There are plenty of stories out there where one small mistake can have huge consequences. Yesterday I heard about Toy Story 2 was accidentally deleted (http://thenextweb.com/media/2012/05/21/how-pixars-toy-story-2-was-deleted-twice-once-by-technology-and-again-for-its-own-good/). I am sure others have experienced something like that, especially in IT where a simple keystroke can do so much.

Out of all of this is I feel that owning up to the mistake and working with others on how to fix it shows a lot of leadership. Even if you may not want to lead a group or team, it shows that you are taking responsibility for your actions.  It is better to do that then let it fester, but that is another blog altogether.

Root Cause Analysis thoughts

Within an organization’s Quality Assurance (QA) program there is a need to continuously improve on processes throughout the Software Delivery Life Cycle (SDLC). One key process improvement initiative is the use of Root Cause Analysis (RCA) however  a common concern is achieving buy-in from the Business end to pay for these initiatives. It is essential that the organization recognize that metrics from this process is very valuable to the future success of an organization. Previous research supports the importance of a communicative relationship between QA and Business groups (Berriault, 2012). During QUEST 2014 discussion occurred  regarding recognition of both disciplines’ needs and consensus of high level points to encourage a communication focus shift  for far reaching improvements within any organization. The QA Value Chain is one of the key processes within the Root Cause Analysis process to assist with justification.

QA Value

RCA is a critical component within any SDLC whether it is Waterfall, Iterative or Agile delivery. There must be a form of tracking and identifying  consistent issues that will allow for the development of solutions to improve delivery quality and speed.  A good Root Cause Analysis will impact each of the support activities of Innovation, Technology Efficiency, output and efficiency. The RCA process should not be taken lightly, viewed as an afterthought or considered a vehicle that is quick and easy or a reason to place blame. It is a slow and methodical process that uses statistics to drive out solutions within a collaborative team environment.

Some groups see the end product of this process as a set of final defect metrics as follows:

 

 

 

Root Cause Defect count
Requirements 3
Code 15
Environment 4
Design 2
Testing 1

This negative outcome is one of the issues some organizations see with Root Cause Analysis like QA. This is sometimes viewed as a good metric; however it is counterintuitive to RCA. Organizations usually expand resources to deal with defects faster.

The three alternatives that come out of this type of RCA is:

  • Expand capacity – more staff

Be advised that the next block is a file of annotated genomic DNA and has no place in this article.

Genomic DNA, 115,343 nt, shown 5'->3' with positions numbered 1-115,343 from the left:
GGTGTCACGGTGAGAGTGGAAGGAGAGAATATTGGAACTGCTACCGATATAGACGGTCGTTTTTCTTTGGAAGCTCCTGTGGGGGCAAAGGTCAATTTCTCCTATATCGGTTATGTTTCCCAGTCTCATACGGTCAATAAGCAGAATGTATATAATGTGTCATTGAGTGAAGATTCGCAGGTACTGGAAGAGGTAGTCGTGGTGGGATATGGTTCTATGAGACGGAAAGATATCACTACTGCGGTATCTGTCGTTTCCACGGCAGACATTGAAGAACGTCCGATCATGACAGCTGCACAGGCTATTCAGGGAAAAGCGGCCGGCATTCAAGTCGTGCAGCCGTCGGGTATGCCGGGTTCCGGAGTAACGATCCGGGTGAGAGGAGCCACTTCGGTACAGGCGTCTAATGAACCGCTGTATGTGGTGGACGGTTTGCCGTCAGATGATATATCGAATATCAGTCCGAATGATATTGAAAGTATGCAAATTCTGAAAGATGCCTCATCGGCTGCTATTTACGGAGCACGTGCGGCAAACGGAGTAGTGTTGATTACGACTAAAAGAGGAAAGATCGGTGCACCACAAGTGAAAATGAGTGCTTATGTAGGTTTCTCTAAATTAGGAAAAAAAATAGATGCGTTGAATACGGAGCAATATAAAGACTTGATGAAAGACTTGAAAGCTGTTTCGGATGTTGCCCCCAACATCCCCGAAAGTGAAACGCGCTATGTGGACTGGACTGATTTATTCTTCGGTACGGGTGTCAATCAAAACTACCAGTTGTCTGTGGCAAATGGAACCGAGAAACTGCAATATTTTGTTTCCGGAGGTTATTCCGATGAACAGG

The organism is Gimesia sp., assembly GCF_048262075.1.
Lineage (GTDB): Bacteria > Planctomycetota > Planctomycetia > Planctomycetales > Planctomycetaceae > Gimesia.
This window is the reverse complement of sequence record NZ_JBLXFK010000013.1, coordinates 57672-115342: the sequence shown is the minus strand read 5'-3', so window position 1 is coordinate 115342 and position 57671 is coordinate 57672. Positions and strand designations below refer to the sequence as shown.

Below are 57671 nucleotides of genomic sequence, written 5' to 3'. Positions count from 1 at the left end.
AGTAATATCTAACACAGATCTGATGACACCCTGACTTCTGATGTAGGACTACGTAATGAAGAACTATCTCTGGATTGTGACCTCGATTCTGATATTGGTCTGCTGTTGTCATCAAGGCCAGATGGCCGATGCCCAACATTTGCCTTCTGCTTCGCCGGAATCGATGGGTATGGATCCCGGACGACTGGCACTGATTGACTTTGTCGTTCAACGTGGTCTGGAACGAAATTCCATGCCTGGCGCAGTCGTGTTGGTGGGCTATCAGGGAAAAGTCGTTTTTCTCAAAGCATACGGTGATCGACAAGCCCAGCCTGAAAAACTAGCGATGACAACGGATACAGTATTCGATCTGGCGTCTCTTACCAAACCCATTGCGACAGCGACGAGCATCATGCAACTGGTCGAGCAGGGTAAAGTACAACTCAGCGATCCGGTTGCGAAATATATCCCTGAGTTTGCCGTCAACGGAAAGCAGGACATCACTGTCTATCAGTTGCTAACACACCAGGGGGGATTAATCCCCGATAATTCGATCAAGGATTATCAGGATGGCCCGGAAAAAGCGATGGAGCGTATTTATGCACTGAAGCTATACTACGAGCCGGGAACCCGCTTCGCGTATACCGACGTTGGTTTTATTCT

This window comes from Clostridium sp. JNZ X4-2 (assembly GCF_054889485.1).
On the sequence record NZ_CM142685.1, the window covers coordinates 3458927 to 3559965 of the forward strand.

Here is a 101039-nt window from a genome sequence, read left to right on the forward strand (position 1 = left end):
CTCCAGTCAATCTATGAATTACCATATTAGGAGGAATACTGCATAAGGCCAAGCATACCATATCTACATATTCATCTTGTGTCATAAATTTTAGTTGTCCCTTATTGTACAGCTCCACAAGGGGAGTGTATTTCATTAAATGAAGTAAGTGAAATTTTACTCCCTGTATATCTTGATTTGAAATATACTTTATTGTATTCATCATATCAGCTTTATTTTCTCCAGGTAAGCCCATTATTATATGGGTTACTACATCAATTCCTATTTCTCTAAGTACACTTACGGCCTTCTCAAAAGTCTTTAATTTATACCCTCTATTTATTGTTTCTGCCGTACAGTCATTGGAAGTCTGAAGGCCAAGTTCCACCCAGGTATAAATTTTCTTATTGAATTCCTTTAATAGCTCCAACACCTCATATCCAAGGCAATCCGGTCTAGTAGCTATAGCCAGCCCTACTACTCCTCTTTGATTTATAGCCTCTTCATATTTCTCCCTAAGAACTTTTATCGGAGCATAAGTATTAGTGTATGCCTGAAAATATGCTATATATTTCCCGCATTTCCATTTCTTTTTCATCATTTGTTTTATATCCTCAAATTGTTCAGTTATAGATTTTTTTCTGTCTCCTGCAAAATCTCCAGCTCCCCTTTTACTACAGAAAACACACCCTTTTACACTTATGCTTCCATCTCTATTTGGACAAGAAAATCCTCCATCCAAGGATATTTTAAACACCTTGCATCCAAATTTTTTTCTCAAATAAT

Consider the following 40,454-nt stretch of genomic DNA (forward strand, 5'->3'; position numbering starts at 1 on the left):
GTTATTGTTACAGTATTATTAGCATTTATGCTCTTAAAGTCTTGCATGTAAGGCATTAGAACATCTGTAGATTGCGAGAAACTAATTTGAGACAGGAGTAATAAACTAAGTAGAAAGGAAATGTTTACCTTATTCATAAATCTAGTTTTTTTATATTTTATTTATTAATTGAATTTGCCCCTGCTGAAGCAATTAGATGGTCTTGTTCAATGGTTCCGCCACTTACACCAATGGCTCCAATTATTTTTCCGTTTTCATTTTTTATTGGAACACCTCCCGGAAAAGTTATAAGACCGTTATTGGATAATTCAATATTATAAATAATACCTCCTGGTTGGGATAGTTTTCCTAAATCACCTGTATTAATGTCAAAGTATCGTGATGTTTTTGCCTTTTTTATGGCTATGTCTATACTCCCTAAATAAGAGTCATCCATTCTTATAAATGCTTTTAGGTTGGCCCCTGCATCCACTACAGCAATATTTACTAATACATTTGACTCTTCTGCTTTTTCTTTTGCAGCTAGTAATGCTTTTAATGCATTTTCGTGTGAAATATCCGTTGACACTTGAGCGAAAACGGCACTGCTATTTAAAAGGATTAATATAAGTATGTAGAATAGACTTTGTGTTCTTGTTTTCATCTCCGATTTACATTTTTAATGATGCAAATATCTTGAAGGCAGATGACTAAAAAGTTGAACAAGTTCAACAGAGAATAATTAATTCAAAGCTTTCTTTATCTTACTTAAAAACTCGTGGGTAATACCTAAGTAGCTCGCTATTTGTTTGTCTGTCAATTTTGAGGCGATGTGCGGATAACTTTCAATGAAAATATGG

• Work harder – overtime
  • Keep fixing – postpone for future releases

The first two are considered as the easiest to accomplish. Here is the kicker, they are not. Each will increase the overall costs and decrease the organization’s Return on Investment (ROI), while not resolving the repetitive problematic issue. This a keep fixing solution which just adds more costs and gives the organization’s customers a faulty product. The ROI is impacted through continued associated costs and tucking it away in a scheduled release is only fooling the organization that they are doing the right thing. To achieve  quality output a clear definition of needed data is required before the RCA process can be considered.

Defects, variances or bugs are terms used to identify process issues. Ann Hunngate (Quest 2014) coined the term “saves” a more positive and forward term.

A good definition of a save should be: Any situation that adversely affects the project’s ability to deliver a product within the project’s expectations. To drill down on the definition consider: Any situation that requires unplanned investigation causing delays. This means anything from a coding issue to printer jams will get a save documented against it.  Consideration of this definition could possibly increase the number of saves, creating anxiety due to elevated statistics. A high number of saves might be viewed as a heavily flawed product, which would be further from the truth. There needs to be an organization change in mindset, where saves only happen during test case execution The outcome provides valuable data on the inner workings of the SDLC. Think of it as the computer centre within a car. It is a central location that is watching all aspects of the car and providing warnings when something occurs.

As stated earlier the RCA process is more than collecting and displaying final save numbers. The actual Analysis is the critical aspect providing the organization’s decision makers with the needed metrics to make positive assessments for future improvements.

RCA requires a focus on processes and process tools. This eliminates the human aspect, where emotions could add an unwanted hurdle, and zeroes in on what is truly causing the issues.

“If you don’t ask the right questions, you don’t get the right answers. Asking questions is the ABC of diagnosis. Only the inquiring mind solves problems” – Edward Hodnett, American poet.

Utilizing a change management process is the best way to ensure stakeholders are comfortable with change. The Why, How and What are components recognised in most models. Communication is the link between the disciplines. Begin with why the change is needed. Once that is clear the how and what of the process are the next explanations to be shared. This will allow for easier utilization and acceptance (Sinek, 2009). A side effect of this route of action is the improved overall perception of the QA team; highlighting the team as more than test executioners. There are plenty of change management techniques that will provide additional suggestions to introduce change.